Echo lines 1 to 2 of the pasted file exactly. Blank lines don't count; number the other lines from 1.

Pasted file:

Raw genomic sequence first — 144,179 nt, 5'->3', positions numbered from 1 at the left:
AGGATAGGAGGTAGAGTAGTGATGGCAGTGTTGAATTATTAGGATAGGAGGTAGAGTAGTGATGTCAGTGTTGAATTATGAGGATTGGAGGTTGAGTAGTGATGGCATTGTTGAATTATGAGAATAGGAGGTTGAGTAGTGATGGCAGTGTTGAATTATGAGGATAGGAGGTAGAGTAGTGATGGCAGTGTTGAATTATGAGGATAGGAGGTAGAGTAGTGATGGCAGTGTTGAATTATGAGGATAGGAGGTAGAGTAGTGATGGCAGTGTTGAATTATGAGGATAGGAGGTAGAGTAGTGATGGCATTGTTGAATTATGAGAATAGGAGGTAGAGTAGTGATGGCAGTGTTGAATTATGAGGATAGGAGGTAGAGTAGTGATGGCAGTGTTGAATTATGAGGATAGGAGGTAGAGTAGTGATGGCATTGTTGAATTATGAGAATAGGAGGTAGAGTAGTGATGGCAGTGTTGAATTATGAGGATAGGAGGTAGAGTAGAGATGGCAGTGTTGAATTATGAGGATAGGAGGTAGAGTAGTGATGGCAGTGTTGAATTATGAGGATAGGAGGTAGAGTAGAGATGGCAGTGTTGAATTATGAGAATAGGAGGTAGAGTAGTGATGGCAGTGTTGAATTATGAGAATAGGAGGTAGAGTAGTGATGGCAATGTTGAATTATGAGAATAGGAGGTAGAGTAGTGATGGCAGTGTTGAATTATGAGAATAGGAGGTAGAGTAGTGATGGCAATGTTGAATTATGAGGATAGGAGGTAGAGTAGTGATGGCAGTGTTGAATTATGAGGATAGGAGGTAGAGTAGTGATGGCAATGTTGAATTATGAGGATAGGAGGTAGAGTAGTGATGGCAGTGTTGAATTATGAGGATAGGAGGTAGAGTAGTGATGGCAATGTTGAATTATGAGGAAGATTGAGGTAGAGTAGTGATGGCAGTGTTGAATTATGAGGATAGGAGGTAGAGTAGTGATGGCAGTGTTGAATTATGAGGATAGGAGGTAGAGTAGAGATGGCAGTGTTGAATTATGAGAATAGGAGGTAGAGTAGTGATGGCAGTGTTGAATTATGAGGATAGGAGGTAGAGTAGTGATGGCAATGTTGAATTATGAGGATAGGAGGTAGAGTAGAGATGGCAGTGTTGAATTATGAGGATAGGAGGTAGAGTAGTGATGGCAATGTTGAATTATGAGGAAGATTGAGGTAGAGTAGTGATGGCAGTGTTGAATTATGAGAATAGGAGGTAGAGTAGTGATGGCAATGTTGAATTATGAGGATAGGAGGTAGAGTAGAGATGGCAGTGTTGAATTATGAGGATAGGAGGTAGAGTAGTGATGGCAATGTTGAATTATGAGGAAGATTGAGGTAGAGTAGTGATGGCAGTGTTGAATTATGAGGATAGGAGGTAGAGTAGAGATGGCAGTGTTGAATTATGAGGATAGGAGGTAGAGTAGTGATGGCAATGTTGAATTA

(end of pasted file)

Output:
Raw genomic sequence first — 144,179 nt, 5'->3', positions numbered from 1 at the left:
AGGATAGGAGGTAGAGTAGTGATGGCAGTGTTGAATTATTAGGATAGGAGGTAGAGTAGTGATGTCAGTGTTGAATTATGAGGATTGGAGGTTGAGTAGTGATGGCATTGTTGAATTATGAGAATAGGAGGTTGAGTAGTGATGGCAGTGTTGAATTATGAGGATAGGAGGTAGAGTAGTGATGGCAGTGTTGAATTATGAGGATAGGAGGTAGAGTAGTGATGGCAGTGTTGAATTATGAGGATAGGAGGTAGAGTAGTGATGGCAGTGTTGAATTATGAGGATAGGAGGTAGAGTAGTGATGGCATTGTTGAATTATGAGAATAGGAGGTAGAGTAGTGATGGCAGTGTTGAATTATGAGGATAGGAGGTAGAGTAGTGATGGCAGTGTTGAATTATGAGGATAGGAGGTAGAGTAGTGATGGCATTGTTGAATTATGAGAATAGGAGGTAGAGTAGTGATGGCAGTGTTGAATTATGAGGATAGGAGGTAGAGTAGAGATGGCAGTGTTGAATTATGAGGATAGGAGGTAGAGTAGTGATGGCAGTGTTGAATTATGAGGATAGGAGGTAGAGTAGAGATGGCAGTGTTGAATTATGAGAATAGGAGGTAGAGTAGTGATGGCAGTGTTGAATTATGAGAATAGGAGGTAGAGTAGTGATGGCAATGTTGAATTATGAGAATAGGAGGTAGAGTAGTGATGGCAGTGTTGAATTATGAGAATAGGAGGTAGAGTAGTGATGGCAATGTTGAATTATGAGGATAGGAGGTAGAGTAGTGATGGCAGTGTTGAATTATGAGGATAGGAGGTAGAGTAGTGATGGCAATGTTGAATTATGAGGATAGGAGGTAGAGTAGTGATGGCAGTGTTGAATTATGAGGATAGGAGGTAGAGTAGTGATGGCAATGTTGAATTATGAGGAAGATTGAGGTAGAGTAGTGATGGCAGTGTTGAATTATGAGGATAGGAGGTAGAGTAGTGATGGCAGTGTTGAATTATGAGGATAGGAGGTAGAGTAGAGATGGCAGTGTTGAATTATGAGAATAGGAGGTAGAGTAGTGATGGCAGTGTTGAATTATGAGGATAGGAGGTAGAGTAGTGATGGCAATGTTGAATTATGAGGATAGGAGGTAGAGTAGAGATGGCAGTGTTGAATTATGAGGATAGGAGGTAGAGTAGTGATGGCAATGTTGAATTATGAGGAAGATTGAGGTAGAGTAGTGATGGCAGTGTTGAATTATGAGAATAGGAGGTAGAGTAGTGATGGCAATGTTGAATTATGAGGATAGGAGGTAGAGTAGAGATGGCAGTGTTGAATTATGAGGATAGGAGGTAGAGTAGTGATGGCAATGTTGAATTATGAGGAAGATTGAGGTAGAGTAGTGATGGCAGTGTTGAATTATGAGGATAGGAGGTAGAGTAGAGATGGCAGTGTTGAATTATGAGGATAGGAGGTAGAGTAGTGATGGCAATGTTGAATTA